I have a confession to make. After fifteen years as an arts writer, I still do not understand the art market, especially institutional collections.
It’s not as if I haven’t tried. I’ve researched the primary and secondary art markets, followed auctions, and interviewed a slew of curators and collectors—in their homes, on stages, in articles, and podcasts. I’ve attended art fairs and exhibitions all over the world. I have co-hosted a speaker series to explore the process of collecting art in Baltimore. I have worn cute shoes at fancy New York art parties with legit celebrities and I’ve driven Mera Rubell all over Baltimore in my Subaru. You would think that I would be on the same page as our major collecting institution in Baltimore, but the truth is I am not. I do not understand their “art math.”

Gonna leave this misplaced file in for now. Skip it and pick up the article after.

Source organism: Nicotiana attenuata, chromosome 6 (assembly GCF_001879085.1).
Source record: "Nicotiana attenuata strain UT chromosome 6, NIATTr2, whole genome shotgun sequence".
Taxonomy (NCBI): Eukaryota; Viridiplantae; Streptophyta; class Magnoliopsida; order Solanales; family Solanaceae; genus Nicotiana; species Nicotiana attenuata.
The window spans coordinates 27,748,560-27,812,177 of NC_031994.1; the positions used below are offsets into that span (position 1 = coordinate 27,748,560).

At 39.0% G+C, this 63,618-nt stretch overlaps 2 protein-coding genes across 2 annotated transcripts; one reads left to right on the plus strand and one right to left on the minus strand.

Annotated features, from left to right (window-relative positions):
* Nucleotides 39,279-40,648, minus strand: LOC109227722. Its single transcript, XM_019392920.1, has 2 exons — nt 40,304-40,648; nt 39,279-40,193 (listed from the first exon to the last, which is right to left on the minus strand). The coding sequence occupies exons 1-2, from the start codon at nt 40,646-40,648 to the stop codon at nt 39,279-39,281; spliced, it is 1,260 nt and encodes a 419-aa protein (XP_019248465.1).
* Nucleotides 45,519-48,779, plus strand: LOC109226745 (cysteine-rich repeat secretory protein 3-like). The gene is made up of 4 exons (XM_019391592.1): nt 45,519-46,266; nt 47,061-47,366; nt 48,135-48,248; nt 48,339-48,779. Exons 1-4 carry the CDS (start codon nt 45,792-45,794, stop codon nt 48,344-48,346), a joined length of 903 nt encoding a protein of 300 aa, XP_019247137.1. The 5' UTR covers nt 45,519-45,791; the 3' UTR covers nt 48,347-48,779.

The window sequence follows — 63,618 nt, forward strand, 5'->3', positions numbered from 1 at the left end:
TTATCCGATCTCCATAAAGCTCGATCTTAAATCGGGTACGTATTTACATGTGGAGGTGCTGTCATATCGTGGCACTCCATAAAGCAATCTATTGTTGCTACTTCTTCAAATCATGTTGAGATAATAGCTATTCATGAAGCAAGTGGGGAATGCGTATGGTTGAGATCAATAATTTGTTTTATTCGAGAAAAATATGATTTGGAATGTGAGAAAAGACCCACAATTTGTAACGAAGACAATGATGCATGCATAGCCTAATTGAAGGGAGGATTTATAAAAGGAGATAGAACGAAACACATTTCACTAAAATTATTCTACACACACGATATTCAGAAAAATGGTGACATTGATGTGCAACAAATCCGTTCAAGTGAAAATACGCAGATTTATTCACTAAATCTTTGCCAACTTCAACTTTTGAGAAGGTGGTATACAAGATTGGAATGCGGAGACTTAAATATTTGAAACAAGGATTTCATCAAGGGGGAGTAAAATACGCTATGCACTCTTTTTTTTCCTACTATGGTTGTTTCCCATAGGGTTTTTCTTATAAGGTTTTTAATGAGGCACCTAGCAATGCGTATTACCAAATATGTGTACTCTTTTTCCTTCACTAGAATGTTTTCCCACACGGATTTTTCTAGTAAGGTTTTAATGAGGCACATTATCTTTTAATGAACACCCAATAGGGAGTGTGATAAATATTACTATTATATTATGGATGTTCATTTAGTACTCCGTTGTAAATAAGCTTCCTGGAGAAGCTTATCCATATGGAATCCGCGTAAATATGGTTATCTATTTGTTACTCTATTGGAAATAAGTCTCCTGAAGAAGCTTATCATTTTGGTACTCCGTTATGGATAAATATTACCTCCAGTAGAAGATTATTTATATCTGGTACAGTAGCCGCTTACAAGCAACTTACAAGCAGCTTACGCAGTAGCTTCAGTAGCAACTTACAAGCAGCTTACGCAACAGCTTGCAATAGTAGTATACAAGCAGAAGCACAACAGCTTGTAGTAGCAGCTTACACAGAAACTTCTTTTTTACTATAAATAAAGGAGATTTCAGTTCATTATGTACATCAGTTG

After a year where the Baltimore Museum of Art announced, to great fanfare and publicity, that it would be purchasing art exclusively by women in 2020 in order to “rectify centuries of imbalance,” they sent out a final recap in late December.
In a press release, the BMA announced the acquisition of 65 works by 49 female-identifying artists for $2.57 million. To put this amount into context, it’s about five times their usual budget for collecting. Much of the money was raised by deaccessioning art in 2018 with the stated goal to diversify the collection, that is, to purchase art by women and BIPOC and LGBTQI artists who have been statistically underrepresented in their encyclopedic collection of approximately 95,000 objects, which continues to hover around 96 percent white and male.